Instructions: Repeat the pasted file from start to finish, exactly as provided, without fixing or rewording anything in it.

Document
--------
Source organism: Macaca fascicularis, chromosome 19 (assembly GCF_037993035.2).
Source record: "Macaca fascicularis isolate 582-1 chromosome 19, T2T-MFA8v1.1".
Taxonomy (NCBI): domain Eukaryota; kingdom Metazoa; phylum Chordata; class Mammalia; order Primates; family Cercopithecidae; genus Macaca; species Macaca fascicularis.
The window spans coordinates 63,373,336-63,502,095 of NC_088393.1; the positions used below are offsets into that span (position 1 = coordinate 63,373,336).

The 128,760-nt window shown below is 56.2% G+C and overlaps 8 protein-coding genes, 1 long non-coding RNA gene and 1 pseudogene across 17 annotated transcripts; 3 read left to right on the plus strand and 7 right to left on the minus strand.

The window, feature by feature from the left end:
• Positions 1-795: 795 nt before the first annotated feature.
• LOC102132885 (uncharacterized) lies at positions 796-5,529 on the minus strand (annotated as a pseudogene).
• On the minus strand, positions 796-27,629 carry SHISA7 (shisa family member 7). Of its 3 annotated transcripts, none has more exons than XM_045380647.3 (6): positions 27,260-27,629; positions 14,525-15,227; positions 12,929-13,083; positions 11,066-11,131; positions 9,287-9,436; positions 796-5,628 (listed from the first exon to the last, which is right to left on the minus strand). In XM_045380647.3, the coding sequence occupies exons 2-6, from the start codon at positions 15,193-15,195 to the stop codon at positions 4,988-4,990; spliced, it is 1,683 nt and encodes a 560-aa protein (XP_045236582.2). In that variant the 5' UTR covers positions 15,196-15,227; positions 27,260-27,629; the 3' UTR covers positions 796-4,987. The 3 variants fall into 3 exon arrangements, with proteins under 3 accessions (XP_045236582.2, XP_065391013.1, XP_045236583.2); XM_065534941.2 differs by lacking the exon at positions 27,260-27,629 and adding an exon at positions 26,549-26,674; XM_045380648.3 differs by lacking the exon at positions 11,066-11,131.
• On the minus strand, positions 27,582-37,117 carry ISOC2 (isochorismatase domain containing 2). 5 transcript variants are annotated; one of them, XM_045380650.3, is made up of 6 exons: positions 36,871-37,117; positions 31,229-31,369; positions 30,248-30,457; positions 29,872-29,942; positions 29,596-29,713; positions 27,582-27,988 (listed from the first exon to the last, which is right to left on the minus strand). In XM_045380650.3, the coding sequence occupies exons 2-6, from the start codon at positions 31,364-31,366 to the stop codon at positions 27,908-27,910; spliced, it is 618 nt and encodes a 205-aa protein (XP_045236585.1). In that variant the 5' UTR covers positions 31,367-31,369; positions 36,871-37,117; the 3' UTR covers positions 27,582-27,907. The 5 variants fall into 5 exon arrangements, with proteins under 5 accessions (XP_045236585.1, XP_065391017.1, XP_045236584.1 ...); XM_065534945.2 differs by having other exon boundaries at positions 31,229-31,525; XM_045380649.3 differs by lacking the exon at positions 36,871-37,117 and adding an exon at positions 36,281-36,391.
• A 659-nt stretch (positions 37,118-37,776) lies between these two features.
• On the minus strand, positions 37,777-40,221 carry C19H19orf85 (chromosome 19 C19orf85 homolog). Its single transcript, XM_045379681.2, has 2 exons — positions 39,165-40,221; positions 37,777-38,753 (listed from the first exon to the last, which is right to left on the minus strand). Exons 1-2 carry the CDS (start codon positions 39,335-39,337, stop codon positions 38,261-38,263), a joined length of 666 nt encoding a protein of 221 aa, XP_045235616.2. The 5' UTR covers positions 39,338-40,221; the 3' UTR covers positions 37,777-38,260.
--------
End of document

Source organism: Macaca fascicularis, chromosome 19 (assembly GCF_037993035.2).
Source record: "Macaca fascicularis isolate 582-1 chromosome 19, T2T-MFA8v1.1".
Taxonomy (NCBI): domain Eukaryota; kingdom Metazoa; phylum Chordata; class Mammalia; order Primates; family Cercopithecidae; genus Macaca; species Macaca fascicularis.
The window spans coordinates 63,373,336-63,502,095 of NC_088393.1; the positions used below are offsets into that span (position 1 = coordinate 63,373,336).

The 128,760-nt window shown below is 56.2% G+C and overlaps 8 protein-coding genes, 1 long non-coding RNA gene and 1 pseudogene across 17 annotated transcripts; 3 read left to right on the plus strand and 7 right to left on the minus strand.

The window, feature by feature from the left end:
• Positions 1-795: 795 nt before the first annotated feature.
• LOC102132885 (uncharacterized) lies at positions 796-5,529 on the minus strand (annotated as a pseudogene).
• On the minus strand, positions 796-27,629 carry SHISA7 (shisa family member 7). Of its 3 annotated transcripts, none has more exons than XM_045380647.3 (6): positions 27,260-27,629; positions 14,525-15,227; positions 12,929-13,083; positions 11,066-11,131; positions 9,287-9,436; positions 796-5,628 (listed from the first exon to the last, which is right to left on the minus strand). In XM_045380647.3, the coding sequence occupies exons 2-6, from the start codon at positions 15,193-15,195 to the stop codon at positions 4,988-4,990; spliced, it is 1,683 nt and encodes a 560-aa protein (XP_045236582.2). In that variant the 5' UTR covers positions 15,196-15,227; positions 27,260-27,629; the 3' UTR covers positions 796-4,987. The 3 variants fall into 3 exon arrangements, with proteins under 3 accessions (XP_045236582.2, XP_065391013.1, XP_045236583.2); XM_065534941.2 differs by lacking the exon at positions 27,260-27,629 and adding an exon at positions 26,549-26,674; XM_045380648.3 differs by lacking the exon at positions 11,066-11,131.
• On the minus strand, positions 27,582-37,117 carry ISOC2 (isochorismatase domain containing 2). 5 transcript variants are annotated; one of them, XM_045380650.3, is made up of 6 exons: positions 36,871-37,117; positions 31,229-31,369; positions 30,248-30,457; positions 29,872-29,942; positions 29,596-29,713; positions 27,582-27,988 (listed from the first exon to the last, which is right to left on the minus strand). In XM_045380650.3, the coding sequence occupies exons 2-6, from the start codon at positions 31,364-31,366 to the stop codon at positions 27,908-27,910; spliced, it is 618 nt and encodes a 205-aa protein (XP_045236585.1). In that variant the 5' UTR covers positions 31,367-31,369; positions 36,871-37,117; the 3' UTR covers positions 27,582-27,907. The 5 variants fall into 5 exon arrangements, with proteins under 5 accessions (XP_045236585.1, XP_065391017.1, XP_045236584.1 ...); XM_065534945.2 differs by having other exon boundaries at positions 31,229-31,525; XM_045380649.3 differs by lacking the exon at positions 36,871-37,117 and adding an exon at positions 36,281-36,391.
• A 659-nt stretch (positions 37,118-37,776) lies between these two features.
• On the minus strand, positions 37,777-40,221 carry C19H19orf85 (chromosome 19 C19orf85 homolog). Its single transcript, XM_045379681.2, has 2 exons — positions 39,165-40,221; positions 37,777-38,753 (listed from the first exon to the last, which is right to left on the minus strand). Exons 1-2 carry the CDS (start codon positions 39,335-39,337, stop codon positions 38,261-38,263), a joined length of 666 nt encoding a protein of 221 aa, XP_045235616.2. The 5' UTR covers positions 39,338-40,221; the 3' UTR covers positions 37,777-38,260.